37. John commented on Jul 21

    Eh:
    Why don’t you counter with a few facts instead of your opinions and rather juvenile critiques of my terminology. If you don’t think the consequences of a fall in the sale of homes to around 2.5 million would be traumatic what can I say.

    “So why do they need a “rescue” then?”

    We need to rescue them because they are overleveraged and this has caused a crisis of confidence. We can argue about why or how they reached this state but that’s where we are but the fact that the Treasury sec a former head of the most revered investment bank in the country agrees suggests that there is at least an intellectual case to be made for rescue even if seems beyond your understanding.

    “Do you actually read the stuff you write? And I guess you pull those numbers out of your own black hole.”

    I am of course speculating when suggesting that 95% of their paper is ok although many others have suggested similar numbers. But you are doing the same if you suggesting their situation is much worse. Ahh…yes you didn’t actually provide any facts, preferring to opinionate in the abstract.

    ” But at least you agree with me: We shouldn’t do a damn thing.”

    Do you read. This is absolutely the opposite of what I said and indedd what appears to have provoked your irrational ire. We have no option but to take action. I would of preferred full nationalization and an orderly liquidation of their book which is essentially what is going to happen to the BS inventory of paper. It will probably cost a few billion but that’s chump change set against the consequences of a BS failure.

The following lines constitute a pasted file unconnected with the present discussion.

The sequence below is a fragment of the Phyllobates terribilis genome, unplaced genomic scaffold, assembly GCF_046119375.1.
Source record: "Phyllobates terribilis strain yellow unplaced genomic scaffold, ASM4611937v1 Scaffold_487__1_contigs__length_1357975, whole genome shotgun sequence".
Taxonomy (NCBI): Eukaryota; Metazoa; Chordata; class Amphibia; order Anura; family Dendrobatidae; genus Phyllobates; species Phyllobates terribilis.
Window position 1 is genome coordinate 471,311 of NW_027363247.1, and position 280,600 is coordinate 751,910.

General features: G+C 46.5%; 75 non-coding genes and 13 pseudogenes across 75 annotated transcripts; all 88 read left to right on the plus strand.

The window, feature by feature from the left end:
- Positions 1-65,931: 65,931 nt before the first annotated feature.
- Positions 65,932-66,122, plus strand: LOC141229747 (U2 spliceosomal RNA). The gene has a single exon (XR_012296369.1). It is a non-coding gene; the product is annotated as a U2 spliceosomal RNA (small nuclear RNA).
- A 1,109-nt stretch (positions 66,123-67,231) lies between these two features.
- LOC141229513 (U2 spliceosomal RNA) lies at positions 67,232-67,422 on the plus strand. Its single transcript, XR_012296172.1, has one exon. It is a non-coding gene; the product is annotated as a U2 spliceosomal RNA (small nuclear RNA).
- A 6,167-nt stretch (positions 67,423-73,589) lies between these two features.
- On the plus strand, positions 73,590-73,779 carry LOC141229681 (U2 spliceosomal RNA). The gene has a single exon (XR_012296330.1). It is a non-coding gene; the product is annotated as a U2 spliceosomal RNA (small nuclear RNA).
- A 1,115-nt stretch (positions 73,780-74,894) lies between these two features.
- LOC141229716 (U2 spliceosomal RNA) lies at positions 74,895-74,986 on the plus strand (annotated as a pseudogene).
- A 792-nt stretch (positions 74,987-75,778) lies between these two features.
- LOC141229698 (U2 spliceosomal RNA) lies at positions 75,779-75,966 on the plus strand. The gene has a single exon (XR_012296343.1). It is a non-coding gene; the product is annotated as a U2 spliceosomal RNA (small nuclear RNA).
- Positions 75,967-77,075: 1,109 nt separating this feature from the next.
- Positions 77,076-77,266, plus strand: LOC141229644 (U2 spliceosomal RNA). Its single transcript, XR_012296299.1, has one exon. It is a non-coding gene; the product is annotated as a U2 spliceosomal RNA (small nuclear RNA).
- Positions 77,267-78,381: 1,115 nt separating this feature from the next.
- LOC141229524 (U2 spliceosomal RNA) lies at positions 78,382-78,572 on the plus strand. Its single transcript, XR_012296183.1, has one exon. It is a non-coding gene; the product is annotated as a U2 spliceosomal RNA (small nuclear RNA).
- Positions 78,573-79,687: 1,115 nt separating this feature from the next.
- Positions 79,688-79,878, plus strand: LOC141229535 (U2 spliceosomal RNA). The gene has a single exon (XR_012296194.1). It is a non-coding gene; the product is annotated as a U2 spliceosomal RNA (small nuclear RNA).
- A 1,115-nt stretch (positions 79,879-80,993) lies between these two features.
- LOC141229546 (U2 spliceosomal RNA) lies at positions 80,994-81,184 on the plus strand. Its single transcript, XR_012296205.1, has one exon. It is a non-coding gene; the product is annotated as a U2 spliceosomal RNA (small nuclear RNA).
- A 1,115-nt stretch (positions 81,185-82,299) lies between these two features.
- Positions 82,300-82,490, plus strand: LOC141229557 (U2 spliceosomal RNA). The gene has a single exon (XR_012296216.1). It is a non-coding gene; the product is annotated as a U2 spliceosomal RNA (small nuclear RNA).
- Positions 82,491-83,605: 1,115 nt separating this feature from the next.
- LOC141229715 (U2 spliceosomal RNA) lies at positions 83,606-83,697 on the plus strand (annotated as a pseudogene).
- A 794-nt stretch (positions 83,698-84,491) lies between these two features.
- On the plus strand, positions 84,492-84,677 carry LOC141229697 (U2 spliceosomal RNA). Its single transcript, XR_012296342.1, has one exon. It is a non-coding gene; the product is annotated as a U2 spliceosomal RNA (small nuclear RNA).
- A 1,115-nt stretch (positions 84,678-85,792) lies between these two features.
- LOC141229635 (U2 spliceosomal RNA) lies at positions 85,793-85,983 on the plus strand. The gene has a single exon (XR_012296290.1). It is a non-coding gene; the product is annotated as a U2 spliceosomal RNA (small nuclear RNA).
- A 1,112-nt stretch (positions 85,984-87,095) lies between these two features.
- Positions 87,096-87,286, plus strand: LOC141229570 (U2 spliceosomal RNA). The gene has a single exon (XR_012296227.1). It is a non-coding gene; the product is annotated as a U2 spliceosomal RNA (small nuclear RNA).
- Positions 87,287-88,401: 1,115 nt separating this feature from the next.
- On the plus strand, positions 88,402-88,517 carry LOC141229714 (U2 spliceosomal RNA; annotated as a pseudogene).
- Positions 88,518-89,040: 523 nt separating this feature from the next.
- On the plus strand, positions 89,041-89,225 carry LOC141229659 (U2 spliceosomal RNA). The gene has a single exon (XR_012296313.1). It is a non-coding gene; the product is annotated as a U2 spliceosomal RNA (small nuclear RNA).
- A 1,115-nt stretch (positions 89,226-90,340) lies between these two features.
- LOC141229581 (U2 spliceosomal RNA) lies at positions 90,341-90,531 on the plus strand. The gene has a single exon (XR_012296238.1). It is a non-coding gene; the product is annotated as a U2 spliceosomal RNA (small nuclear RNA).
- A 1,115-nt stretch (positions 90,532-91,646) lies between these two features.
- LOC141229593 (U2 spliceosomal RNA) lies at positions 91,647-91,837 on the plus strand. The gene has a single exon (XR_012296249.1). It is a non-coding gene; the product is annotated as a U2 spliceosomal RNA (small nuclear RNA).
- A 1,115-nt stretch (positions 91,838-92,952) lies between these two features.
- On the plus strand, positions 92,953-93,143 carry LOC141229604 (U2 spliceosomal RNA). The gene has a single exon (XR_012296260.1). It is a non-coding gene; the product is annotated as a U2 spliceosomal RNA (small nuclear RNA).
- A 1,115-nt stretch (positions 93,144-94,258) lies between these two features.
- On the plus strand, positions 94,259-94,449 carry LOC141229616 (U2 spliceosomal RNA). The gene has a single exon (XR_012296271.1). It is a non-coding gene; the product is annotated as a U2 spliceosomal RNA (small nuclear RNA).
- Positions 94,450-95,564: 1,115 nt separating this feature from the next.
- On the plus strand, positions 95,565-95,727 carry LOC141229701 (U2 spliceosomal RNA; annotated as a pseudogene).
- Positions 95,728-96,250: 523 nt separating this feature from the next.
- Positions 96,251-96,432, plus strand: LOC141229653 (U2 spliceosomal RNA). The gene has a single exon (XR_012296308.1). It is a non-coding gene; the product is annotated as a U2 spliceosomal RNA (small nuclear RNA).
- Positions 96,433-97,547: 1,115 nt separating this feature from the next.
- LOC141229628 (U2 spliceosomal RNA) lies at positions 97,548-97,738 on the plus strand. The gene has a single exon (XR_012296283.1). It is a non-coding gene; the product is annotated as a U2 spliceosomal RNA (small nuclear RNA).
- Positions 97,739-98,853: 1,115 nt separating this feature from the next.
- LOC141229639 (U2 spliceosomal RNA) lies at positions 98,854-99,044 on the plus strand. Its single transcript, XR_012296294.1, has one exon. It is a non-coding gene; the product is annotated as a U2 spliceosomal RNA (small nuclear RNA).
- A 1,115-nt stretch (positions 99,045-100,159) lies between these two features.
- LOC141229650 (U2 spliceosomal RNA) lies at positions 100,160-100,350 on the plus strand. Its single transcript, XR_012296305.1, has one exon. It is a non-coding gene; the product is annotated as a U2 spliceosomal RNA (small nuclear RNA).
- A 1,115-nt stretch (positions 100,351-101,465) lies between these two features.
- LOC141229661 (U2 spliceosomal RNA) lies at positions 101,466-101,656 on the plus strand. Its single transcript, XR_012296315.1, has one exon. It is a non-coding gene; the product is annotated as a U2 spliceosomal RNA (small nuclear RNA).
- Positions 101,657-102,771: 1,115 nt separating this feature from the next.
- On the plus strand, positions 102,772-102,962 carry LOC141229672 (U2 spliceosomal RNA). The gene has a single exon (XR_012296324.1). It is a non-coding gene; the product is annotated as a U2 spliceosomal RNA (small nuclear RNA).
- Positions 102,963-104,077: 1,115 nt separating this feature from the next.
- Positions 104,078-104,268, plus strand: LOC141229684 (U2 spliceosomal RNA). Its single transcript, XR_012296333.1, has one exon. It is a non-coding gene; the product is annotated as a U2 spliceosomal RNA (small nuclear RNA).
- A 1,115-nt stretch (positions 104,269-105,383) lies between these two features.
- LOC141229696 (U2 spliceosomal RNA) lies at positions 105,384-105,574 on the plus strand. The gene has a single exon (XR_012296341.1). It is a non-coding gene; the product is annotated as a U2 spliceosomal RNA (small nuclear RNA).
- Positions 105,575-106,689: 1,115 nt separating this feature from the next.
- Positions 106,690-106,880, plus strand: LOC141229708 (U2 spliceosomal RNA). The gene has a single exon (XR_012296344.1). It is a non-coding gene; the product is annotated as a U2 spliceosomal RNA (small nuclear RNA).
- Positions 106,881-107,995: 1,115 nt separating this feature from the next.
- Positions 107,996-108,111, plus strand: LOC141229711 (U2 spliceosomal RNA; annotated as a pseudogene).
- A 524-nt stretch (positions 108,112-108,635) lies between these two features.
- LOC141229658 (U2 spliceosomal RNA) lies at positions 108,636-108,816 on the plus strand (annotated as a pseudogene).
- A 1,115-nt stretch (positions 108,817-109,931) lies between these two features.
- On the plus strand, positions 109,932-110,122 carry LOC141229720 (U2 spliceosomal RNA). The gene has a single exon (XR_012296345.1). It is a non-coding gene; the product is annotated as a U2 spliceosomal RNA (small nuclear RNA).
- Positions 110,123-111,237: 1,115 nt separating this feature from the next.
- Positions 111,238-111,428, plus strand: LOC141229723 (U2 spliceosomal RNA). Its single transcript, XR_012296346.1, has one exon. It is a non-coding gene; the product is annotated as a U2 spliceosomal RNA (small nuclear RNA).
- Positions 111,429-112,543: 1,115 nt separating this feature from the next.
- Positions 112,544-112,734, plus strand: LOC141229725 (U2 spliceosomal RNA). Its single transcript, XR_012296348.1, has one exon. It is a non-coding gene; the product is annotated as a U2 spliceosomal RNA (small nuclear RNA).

38. Greg0658 commented on Jul 21

    complicated stuff this shakedown cruise

    WHO’s checking account (built with derivatives) is going to STAY in the black via those credit cards LONGER?

    Can a debtless person even survive the storm? Doubtful.

  39. Daniel Newby commented on Jul 21

    “The US isn’t going to default because there isn’t going to be a systemic collapse of the banking system.”

    You mean there need not be a systematic collapse, because the necessary interventions to prevent one are straightforward and obvious. The regulators have planned for it and know how to do it.

    If that were true, the IndyMac cleanup would have been a successful dress rehearsal. Whoops. Small businessmen watched IndyMac and learned a lesson: be early on the next run or lose half your payroll account. One or two more IndyMacs and systematic runs become likely.

    “Where do you get the idea that the stockholders of F/F … are going to be rewarded.”

    The Bear Stearns jackpot and quotes like this:

    “[Hank Paulson] will seek Congress’s approval for extending the Treasury’s credit lines to the pair and even buying their shares if necessary.”

Read this next.